“ALL THE EXCELLENCIES THAT NARRATION CAN ADMIT” (SAMUEL JOHNSON): KNOLLES’ ILLUSTRATED GENERALL HISTORIE OF THE TURKES, 1638
(TURKEY) KNOLLES, Richard. The Generall Historie of the Turkes, from the First Beginning of that Nation to the Rising of the Othoman Familie… Together with the Lives and Conquests of the Othoman Kings and Emperours. (London): Adam Islip, 1638. Thick folio (9 by 14 inches), period-style full brown speckled calf, elaborately gilt-decorated spine, raised bands, marbled endpapers. $11,000.
Enlarged fifth edition of Knolles’ great history, with 32 engraved medallion portraits of the sultans and other historical figures, and a battle scene, engraved title page, and woodcut head- and tailpieces and initials throughout. An excellent copy in quite handsome period-style calf-gilt.
"The recent victories of Mahomet III over the Christians must have rendered the Turkish question of vital interest to the security of Europe, and the struggle remained in the balance till the end of the 17th century" (Hind). First published in 1603, Knolles' work earned the praise of Samuel Johnson: "None of our writers can, in my opinion, justly contest the superiority of Knolles, who, in his History of the Turks, has displayed all the excellencies that narration can admit. His style… is pure, nervous, elevated, and clear" (Rambler, No. 122). "Compiled from a range of Byzantine and western histories, travelers' reports and letters, together with material from Leunclavius' recent Latin translation of a late 15th-century Ottoman chronicle, Knolles' was the first major work on the subject to appear in English, and was quickly recognized as a masterpiece of narrative synthesis… Subsequent editions in 1621, 1631, and 1638 included continuations by other writers… Knolles' literary style was admired by such writers as Johnson and Byron, and the work's reputation as an engrossing account survived well into the 19th century" (ODNB). First published in 1603. The fine medallion portraits of the Turkish kings, emperors and sultans together with their (mostly) Christian adversaries, were adapted from Jean Jacques Boissard's Vitae et Icones Sultanorum (1596) by Lawrence Johnson. Complete, with occasional mispaginations, as issued. With side notes and index. Blackmer 920. STC 15055.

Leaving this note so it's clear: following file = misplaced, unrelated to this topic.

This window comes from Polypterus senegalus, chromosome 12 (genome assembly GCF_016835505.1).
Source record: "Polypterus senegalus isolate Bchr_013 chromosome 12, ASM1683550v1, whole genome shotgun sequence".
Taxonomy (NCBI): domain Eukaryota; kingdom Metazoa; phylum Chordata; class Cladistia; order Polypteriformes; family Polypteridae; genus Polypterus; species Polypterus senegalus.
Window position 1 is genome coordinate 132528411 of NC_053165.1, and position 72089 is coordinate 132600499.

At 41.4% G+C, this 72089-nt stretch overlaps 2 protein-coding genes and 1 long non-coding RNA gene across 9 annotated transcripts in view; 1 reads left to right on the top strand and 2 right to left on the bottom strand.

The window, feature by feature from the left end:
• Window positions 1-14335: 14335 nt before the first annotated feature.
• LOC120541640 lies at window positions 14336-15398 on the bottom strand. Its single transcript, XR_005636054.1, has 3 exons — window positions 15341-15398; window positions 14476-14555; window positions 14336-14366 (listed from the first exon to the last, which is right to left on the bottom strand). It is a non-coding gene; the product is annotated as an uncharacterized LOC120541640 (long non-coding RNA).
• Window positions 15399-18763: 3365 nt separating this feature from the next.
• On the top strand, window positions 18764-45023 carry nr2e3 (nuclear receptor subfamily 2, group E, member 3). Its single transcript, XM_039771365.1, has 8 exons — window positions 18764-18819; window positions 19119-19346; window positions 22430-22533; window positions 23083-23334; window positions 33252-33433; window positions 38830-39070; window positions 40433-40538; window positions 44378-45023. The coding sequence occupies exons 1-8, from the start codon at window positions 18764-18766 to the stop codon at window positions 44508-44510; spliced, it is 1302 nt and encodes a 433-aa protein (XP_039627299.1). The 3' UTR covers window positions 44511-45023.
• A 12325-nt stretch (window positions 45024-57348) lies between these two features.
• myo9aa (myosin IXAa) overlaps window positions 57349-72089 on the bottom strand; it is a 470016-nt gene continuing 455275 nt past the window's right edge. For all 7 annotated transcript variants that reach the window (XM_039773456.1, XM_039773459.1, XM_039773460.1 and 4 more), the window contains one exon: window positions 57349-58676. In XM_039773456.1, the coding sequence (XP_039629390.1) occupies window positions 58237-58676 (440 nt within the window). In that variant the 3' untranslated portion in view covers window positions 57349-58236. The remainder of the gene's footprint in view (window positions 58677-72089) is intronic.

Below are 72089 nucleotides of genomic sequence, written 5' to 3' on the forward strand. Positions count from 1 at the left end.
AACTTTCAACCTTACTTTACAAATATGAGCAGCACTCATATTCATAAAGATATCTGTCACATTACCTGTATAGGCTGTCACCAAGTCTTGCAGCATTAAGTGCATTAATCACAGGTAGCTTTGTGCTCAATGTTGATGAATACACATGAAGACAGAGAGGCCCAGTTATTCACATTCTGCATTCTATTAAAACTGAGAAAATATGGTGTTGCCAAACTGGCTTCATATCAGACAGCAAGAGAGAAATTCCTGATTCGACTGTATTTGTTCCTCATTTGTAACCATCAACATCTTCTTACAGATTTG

Text generally quite clean; period-style calf-gilt handsome and fine. An exceptional copy.